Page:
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Shooting in Manual: The Ins and Outs of Food Photography

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Shooting in Manual: The Ins and Outs of Food Photography

Posted on 10 April 2014 by Administrator

Making the switch to manual photography is a bit like taking a leap of faith. All the fancy buttons and menu options on a DSLR camera can be intimidating and there is a lot of new terminology and concepts, such as apertureshutter speed and ISO, to master. I learned how to shoot in manual by taking an introductory photography class when I was living in NYC about six years ago. My teacher was a big proponent of manual, so that’s what I learned and I’m forever grateful for it.

Why Shoot in Manual?

Cameras are pretty amazing these days and you can get some really nice pictures just by pointing and shooting with your camera on automatic. It’s easy, the pictures are generally decently exposed and you can move from situation to situation quickly without having to make decisions about and adjustments to your shutter speed, aperture and ISO.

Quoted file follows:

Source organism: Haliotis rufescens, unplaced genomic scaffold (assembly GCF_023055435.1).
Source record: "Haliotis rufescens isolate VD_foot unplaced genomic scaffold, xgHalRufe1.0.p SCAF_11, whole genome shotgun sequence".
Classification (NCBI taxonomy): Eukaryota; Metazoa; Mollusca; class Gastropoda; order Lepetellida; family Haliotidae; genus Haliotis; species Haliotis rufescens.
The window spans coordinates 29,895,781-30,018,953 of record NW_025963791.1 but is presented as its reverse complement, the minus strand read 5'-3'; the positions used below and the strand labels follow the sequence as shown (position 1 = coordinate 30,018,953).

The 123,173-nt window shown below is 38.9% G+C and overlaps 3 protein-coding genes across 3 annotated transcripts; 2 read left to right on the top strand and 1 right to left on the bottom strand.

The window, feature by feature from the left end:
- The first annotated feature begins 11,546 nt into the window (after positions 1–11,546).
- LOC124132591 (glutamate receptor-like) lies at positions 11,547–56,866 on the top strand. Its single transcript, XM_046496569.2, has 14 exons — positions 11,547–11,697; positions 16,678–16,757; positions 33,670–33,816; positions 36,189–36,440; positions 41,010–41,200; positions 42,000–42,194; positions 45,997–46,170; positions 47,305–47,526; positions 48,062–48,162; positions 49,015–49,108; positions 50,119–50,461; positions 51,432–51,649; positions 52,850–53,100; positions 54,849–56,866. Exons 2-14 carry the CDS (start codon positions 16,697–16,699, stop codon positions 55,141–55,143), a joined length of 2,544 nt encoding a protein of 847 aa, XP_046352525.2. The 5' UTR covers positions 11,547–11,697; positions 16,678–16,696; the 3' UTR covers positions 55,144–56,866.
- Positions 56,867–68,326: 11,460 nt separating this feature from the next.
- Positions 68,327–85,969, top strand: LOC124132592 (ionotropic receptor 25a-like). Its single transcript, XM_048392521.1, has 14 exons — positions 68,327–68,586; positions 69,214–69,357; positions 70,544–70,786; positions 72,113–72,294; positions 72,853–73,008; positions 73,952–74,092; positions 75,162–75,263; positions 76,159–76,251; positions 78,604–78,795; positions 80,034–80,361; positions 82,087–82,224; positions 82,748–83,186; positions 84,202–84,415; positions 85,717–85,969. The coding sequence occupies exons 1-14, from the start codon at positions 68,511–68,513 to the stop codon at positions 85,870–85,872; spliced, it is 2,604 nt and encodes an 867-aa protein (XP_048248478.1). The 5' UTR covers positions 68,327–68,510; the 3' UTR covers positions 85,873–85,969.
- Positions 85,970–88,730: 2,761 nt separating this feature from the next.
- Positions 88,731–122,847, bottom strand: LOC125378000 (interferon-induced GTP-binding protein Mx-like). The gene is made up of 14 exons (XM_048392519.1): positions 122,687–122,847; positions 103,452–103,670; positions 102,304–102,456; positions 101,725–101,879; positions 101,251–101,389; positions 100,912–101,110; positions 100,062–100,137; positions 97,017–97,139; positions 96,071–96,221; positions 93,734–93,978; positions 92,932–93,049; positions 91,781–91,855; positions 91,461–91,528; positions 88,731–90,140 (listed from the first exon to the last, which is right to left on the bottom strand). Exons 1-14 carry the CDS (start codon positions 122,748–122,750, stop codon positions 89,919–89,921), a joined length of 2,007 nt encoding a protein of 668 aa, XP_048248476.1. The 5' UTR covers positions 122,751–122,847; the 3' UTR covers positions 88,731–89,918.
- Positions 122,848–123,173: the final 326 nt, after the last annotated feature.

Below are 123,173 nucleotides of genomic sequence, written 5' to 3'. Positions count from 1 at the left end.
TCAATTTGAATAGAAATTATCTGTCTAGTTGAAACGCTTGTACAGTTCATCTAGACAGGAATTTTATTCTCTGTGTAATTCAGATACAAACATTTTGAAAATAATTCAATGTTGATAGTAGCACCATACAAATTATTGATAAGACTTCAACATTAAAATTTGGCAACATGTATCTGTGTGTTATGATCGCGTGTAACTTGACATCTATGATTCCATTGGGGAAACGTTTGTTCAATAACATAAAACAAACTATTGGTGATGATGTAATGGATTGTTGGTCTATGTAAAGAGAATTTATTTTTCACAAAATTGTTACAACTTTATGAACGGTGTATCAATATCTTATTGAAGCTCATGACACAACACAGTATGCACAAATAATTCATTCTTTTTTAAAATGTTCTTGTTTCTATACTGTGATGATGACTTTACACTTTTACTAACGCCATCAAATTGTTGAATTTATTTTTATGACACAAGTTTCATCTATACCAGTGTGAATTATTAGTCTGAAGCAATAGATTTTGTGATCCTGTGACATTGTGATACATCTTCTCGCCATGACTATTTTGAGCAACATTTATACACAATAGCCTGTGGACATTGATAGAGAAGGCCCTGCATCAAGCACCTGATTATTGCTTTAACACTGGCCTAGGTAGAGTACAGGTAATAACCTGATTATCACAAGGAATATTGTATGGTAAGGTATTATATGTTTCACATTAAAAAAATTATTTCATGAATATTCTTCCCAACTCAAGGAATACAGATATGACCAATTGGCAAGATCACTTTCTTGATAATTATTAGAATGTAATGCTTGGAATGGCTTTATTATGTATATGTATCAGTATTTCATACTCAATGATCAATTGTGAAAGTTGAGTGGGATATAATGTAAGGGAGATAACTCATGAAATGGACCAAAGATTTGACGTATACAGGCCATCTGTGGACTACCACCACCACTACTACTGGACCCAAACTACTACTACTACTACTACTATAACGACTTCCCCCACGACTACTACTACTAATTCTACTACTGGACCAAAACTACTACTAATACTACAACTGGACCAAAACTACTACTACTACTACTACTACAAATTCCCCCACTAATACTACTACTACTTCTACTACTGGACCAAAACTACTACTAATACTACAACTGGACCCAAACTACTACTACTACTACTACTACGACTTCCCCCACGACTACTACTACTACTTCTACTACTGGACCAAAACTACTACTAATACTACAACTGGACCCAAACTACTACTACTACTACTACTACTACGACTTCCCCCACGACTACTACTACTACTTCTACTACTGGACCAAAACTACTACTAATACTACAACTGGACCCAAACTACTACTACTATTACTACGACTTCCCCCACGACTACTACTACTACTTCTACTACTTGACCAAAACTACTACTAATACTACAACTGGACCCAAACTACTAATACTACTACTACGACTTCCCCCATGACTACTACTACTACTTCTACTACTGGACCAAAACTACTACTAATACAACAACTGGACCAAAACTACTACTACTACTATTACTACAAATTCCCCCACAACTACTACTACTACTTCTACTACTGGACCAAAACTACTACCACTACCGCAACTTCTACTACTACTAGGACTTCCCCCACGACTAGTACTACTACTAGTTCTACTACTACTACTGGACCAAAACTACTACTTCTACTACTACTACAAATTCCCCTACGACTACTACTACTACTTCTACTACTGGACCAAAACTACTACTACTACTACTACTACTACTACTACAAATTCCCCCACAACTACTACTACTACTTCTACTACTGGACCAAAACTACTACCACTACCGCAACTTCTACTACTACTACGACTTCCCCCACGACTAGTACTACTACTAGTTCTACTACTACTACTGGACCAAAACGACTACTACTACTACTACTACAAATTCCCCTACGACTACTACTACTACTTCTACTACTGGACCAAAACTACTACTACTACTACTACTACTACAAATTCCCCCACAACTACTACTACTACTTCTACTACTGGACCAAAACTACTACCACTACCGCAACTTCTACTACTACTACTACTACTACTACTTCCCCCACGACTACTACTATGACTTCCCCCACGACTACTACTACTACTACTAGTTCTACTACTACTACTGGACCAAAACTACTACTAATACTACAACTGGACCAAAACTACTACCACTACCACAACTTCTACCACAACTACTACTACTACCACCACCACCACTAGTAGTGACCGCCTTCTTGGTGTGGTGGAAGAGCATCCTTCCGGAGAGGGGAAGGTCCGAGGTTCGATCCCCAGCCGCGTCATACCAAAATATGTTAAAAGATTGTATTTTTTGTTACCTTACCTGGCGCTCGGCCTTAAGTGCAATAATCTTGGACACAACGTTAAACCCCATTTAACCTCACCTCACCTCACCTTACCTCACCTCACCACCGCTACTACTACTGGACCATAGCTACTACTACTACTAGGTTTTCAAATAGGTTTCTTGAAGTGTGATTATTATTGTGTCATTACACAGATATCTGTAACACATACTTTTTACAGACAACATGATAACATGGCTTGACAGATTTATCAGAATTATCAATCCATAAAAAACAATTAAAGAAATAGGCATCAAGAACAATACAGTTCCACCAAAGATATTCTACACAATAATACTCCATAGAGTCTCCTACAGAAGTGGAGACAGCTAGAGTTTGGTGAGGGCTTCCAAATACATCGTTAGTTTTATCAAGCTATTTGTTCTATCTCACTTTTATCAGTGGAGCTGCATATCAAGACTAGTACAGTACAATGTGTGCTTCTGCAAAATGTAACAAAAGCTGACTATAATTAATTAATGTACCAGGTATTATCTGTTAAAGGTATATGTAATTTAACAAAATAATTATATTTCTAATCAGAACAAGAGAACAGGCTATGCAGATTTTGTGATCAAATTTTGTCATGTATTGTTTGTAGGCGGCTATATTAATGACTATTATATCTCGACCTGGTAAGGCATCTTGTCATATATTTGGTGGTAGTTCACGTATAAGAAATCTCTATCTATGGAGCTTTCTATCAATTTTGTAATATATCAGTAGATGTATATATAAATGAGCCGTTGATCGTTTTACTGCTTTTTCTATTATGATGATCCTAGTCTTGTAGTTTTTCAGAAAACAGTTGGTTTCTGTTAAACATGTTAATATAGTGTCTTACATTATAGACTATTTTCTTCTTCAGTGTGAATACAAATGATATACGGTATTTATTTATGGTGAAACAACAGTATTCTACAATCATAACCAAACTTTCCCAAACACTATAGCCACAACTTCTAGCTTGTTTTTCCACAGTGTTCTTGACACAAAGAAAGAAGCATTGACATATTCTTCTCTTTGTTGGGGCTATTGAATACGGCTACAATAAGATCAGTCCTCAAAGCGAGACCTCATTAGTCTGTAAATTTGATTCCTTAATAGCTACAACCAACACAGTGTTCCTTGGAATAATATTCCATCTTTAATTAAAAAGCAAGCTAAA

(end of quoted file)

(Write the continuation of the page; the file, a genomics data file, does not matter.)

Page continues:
The down side is that your camera makes all those decisions for you. Right now you may be thinking, “Hey, that’s great. I don’t want to mess with all of that!” I hear you. A few years ago I was in the same boat, but I’ve come to appreciate the benefits of having control over how my image turns out.


automatic camera settings demo picturesFig. 1 – For demonstrative purposes, I took these pictures using the automatic settings on my camera.

Let’s take a look at the pictures in Fig. 1 above.